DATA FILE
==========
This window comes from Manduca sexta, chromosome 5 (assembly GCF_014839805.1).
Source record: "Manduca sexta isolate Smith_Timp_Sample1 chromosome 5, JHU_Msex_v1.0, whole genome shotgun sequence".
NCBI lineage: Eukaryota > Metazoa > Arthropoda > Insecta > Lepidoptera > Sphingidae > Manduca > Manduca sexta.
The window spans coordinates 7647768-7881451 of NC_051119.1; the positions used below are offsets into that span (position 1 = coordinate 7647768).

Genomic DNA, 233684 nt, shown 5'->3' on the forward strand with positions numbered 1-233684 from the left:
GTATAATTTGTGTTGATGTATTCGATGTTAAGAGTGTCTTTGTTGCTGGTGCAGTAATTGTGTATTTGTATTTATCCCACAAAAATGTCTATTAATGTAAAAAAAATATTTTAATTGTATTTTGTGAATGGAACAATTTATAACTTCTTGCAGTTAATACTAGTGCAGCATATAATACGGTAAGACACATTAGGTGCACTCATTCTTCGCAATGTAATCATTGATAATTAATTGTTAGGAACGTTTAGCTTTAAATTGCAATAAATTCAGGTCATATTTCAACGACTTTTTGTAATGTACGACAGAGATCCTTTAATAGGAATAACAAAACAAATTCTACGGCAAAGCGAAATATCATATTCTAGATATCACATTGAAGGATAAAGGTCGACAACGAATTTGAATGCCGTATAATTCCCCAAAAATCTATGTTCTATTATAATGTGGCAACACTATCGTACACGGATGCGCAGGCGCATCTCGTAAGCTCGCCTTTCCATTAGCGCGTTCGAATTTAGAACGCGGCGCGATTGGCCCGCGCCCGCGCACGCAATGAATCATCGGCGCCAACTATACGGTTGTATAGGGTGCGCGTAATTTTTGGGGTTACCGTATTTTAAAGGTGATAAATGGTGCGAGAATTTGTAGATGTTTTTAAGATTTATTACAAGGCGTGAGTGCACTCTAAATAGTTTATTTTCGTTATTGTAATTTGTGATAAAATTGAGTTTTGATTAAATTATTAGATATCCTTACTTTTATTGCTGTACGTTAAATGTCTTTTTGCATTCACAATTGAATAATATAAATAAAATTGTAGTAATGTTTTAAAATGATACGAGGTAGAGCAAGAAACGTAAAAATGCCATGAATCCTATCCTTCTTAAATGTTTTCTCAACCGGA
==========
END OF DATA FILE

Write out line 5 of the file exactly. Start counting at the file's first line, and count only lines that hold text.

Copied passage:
Genomic DNA, 233684 nt, shown 5'->3' on the forward strand with positions numbered 1-233684 from the left: